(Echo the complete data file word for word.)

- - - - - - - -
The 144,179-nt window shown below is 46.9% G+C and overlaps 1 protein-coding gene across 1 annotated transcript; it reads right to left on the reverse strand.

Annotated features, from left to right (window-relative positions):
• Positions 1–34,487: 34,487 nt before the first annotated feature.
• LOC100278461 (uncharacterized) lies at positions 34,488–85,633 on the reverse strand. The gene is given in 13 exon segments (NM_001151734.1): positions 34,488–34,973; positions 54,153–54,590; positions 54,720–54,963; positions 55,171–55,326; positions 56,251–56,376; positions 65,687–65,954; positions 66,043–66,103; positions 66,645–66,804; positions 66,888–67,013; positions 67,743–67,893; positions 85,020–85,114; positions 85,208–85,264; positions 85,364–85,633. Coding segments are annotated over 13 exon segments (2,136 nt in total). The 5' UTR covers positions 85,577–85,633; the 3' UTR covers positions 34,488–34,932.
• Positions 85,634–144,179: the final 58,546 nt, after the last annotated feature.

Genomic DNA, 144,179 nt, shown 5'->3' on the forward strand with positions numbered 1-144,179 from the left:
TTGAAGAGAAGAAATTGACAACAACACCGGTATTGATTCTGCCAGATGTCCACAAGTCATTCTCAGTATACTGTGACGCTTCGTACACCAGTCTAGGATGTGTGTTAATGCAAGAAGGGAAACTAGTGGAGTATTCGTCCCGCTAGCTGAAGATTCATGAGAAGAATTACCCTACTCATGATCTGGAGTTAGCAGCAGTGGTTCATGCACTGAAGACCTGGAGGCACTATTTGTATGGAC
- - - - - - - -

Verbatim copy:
The 144,179-nt window shown below is 46.9% G+C and overlaps 1 protein-coding gene across 1 annotated transcript; it reads right to left on the reverse strand.

Annotated features, from left to right (window-relative positions):
• Positions 1–34,487: 34,487 nt before the first annotated feature.
• LOC100278461 (uncharacterized) lies at positions 34,488–85,633 on the reverse strand. The gene is given in 13 exon segments (NM_001151734.1): positions 34,488–34,973; positions 54,153–54,590; positions 54,720–54,963; positions 55,171–55,326; positions 56,251–56,376; positions 65,687–65,954; positions 66,043–66,103; positions 66,645–66,804; positions 66,888–67,013; positions 67,743–67,893; positions 85,020–85,114; positions 85,208–85,264; positions 85,364–85,633. Coding segments are annotated over 13 exon segments (2,136 nt in total). The 5' UTR covers positions 85,577–85,633; the 3' UTR covers positions 34,488–34,932.
• Positions 85,634–144,179: the final 58,546 nt, after the last annotated feature.

Genomic DNA, 144,179 nt, shown 5'->3' on the forward strand with positions numbered 1-144,179 from the left:
TTGAAGAGAAGAAATTGACAACAACACCGGTATTGATTCTGCCAGATGTCCACAAGTCATTCTCAGTATACTGTGACGCTTCGTACACCAGTCTAGGATGTGTGTTAATGCAAGAAGGGAAACTAGTGGAGTATTCGTCCCGCTAGCTGAAGATTCATGAGAAGAATTACCCTACTCATGATCTGGAGTTAGCAGCAGTGGTTCATGCACTGAAGACCTGGAGGCACTATTTGTATGGAC